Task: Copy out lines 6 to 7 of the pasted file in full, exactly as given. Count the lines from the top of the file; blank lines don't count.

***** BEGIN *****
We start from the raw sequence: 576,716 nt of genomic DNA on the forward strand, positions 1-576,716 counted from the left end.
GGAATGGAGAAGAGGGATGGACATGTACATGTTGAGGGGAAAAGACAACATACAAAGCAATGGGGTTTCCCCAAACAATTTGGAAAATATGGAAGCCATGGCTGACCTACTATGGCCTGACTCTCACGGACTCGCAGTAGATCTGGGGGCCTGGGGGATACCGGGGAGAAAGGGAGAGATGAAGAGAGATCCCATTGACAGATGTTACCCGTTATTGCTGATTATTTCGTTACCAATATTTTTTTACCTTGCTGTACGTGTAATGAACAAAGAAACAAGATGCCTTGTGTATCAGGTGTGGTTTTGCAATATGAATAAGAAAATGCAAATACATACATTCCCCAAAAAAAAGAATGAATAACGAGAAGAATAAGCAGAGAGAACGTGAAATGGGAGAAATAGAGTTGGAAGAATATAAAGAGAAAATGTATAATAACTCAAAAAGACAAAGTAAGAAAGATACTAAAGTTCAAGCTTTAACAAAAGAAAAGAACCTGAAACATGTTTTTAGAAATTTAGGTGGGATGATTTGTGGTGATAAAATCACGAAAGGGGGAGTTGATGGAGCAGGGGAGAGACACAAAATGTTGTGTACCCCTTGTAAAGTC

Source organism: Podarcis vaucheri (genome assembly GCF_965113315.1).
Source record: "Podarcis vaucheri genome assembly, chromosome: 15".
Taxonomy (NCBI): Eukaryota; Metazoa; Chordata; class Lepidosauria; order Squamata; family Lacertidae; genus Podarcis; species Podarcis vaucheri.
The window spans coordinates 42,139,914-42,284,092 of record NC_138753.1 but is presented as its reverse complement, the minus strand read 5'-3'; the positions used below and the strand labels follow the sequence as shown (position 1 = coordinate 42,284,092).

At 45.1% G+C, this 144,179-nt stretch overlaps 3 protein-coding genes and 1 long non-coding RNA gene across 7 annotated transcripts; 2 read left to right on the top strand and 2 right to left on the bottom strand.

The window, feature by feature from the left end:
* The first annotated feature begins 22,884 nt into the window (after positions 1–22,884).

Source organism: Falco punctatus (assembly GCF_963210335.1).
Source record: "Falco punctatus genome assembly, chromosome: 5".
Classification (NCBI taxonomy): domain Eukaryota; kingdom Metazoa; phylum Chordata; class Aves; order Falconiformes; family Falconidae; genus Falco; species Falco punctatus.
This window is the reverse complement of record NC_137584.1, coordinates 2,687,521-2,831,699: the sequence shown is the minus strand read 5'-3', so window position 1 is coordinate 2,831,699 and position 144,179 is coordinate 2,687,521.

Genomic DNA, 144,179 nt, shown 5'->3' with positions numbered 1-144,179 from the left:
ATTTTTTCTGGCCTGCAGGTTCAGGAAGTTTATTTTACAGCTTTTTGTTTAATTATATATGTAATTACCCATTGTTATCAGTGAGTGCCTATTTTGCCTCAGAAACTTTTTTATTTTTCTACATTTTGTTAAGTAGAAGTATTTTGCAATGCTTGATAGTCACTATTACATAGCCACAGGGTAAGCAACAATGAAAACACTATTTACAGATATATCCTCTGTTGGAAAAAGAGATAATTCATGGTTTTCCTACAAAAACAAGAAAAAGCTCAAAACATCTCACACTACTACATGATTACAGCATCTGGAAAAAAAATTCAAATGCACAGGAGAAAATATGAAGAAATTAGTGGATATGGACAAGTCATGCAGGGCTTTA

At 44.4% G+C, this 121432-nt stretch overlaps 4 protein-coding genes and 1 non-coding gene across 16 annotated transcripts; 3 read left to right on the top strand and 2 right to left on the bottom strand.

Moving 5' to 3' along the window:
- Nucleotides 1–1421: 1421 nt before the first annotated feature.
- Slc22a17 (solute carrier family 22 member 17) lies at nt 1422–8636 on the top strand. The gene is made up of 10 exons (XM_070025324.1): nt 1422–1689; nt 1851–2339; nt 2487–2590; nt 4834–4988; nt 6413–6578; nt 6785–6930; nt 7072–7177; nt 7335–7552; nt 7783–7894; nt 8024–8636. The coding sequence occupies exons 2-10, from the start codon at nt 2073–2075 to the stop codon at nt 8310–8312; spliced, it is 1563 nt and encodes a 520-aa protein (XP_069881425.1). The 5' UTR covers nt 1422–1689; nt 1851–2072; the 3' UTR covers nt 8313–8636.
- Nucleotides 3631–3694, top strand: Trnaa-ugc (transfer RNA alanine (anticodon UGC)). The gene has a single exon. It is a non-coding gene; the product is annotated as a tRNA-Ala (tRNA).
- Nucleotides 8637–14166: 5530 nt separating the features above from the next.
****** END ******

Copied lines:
The window spans coordinates 42,139,914-42,284,092 of record NC_138753.1 but is presented as its reverse complement, the minus strand read 5'-3'; the positions used below and the strand labels follow the sequence as shown (position 1 = coordinate 42,284,092).

At 45.1% G+C, this 144,179-nt stretch overlaps 3 protein-coding genes and 1 long non-coding RNA gene across 7 annotated transcripts; 2 read left to right on the top strand and 2 right to left on the bottom strand.